Well the tentative answer is no. We're here for web fiction, and there are certain things you can do on the web as a medium that you can't in others - interactivity, for instance, and cross-media integration. Plus there's the fact that not all the ebooks are free; ebook formats aren't standardized, and there are many ebooks for traditionally published works. Chris likes the idea that we're here for the indie people, and I agree. I think that we should pick a niche, and serve that niche very, very well.


Updated: that does make sense, right? I'm tired right now, head's screwed on wrong. Will read again in the morning. Have fun, guys!


I have more ideas than I have time to write right now, as I have two weblits to post on before midnight and a dinner and Santa Claus parade in between. But my *first* suggestion was going to be comments on the reviews, so I'm glad you're doing it. It will make the whole site friendlier, provide more information about the works without any effort on the part of Chris or other key people, and provide interesting content.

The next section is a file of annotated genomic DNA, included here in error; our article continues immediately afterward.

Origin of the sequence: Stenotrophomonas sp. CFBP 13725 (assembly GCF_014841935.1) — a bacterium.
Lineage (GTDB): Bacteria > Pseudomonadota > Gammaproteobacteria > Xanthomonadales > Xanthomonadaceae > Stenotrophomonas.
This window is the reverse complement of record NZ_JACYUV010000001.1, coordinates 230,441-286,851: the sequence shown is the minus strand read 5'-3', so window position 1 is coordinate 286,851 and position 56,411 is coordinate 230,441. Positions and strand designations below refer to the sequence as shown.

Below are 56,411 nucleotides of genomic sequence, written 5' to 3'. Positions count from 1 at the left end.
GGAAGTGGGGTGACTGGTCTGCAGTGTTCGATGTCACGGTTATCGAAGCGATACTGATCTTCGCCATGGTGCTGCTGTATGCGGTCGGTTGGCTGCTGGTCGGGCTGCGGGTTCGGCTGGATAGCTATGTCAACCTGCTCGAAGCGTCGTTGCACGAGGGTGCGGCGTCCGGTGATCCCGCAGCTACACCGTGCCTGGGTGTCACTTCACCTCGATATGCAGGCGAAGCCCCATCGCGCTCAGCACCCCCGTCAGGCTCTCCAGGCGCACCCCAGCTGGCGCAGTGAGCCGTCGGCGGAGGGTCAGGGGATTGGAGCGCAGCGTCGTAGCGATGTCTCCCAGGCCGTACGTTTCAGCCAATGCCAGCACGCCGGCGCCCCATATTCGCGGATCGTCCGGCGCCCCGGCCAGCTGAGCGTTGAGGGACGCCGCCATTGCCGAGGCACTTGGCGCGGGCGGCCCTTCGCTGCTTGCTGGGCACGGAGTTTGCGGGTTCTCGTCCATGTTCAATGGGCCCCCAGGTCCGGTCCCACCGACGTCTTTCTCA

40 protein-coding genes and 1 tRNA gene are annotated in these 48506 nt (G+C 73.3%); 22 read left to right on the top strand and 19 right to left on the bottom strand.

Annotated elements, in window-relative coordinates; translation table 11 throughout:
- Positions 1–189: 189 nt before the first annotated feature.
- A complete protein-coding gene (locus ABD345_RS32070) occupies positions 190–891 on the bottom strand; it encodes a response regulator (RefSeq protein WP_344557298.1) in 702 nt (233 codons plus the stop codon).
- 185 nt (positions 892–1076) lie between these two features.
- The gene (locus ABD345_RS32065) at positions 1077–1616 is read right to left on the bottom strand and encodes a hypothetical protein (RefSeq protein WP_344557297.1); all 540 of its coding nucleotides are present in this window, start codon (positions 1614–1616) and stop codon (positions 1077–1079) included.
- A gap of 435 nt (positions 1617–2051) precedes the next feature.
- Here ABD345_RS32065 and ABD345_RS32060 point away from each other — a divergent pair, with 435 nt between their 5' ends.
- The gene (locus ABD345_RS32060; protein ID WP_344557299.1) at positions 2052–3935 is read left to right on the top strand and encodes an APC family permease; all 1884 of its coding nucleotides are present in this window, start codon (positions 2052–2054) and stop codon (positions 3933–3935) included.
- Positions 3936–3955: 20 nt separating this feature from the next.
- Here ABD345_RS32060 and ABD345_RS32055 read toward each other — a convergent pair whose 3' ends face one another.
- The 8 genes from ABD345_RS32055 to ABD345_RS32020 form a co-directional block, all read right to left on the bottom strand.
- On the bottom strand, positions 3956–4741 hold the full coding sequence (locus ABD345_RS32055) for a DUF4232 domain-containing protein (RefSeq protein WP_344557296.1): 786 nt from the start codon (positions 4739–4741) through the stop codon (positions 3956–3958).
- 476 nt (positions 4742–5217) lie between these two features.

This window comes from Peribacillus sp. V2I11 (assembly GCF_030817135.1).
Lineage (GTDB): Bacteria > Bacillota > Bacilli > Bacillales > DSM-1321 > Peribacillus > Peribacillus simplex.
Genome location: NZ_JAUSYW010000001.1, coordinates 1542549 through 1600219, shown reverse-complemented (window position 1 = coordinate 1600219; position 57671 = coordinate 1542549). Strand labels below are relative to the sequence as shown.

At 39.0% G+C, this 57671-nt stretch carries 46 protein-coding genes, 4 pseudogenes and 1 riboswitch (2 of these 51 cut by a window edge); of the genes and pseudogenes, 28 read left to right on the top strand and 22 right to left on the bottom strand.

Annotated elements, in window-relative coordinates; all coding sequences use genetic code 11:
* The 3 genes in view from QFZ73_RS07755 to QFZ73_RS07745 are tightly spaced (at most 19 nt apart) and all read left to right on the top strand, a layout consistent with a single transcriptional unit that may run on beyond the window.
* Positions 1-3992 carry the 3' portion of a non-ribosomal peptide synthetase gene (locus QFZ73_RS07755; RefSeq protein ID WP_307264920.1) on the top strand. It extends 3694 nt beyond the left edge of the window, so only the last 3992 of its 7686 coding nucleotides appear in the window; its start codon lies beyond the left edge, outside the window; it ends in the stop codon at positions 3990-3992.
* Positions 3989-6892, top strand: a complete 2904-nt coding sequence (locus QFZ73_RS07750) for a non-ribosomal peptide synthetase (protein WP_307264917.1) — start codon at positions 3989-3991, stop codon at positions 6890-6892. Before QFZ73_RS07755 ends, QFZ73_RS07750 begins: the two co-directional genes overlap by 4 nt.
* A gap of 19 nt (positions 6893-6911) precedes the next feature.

My second suggestion was going to be to second what JanOda said, that the home-page needs more conversion info. More words to make people feel welcome and to entice them in.


I have lots more ideas but no time at the moment... will do more tomorrow. What I suggest depends in part on this, so I hope you'll let me know: what are WFG's objectives and how important are they relative to each other? In other words, if it has two objectives -- 1) helping readers select works, and 2) promoting the field as a whole -- which is the priority or are they equal? (And are there others?)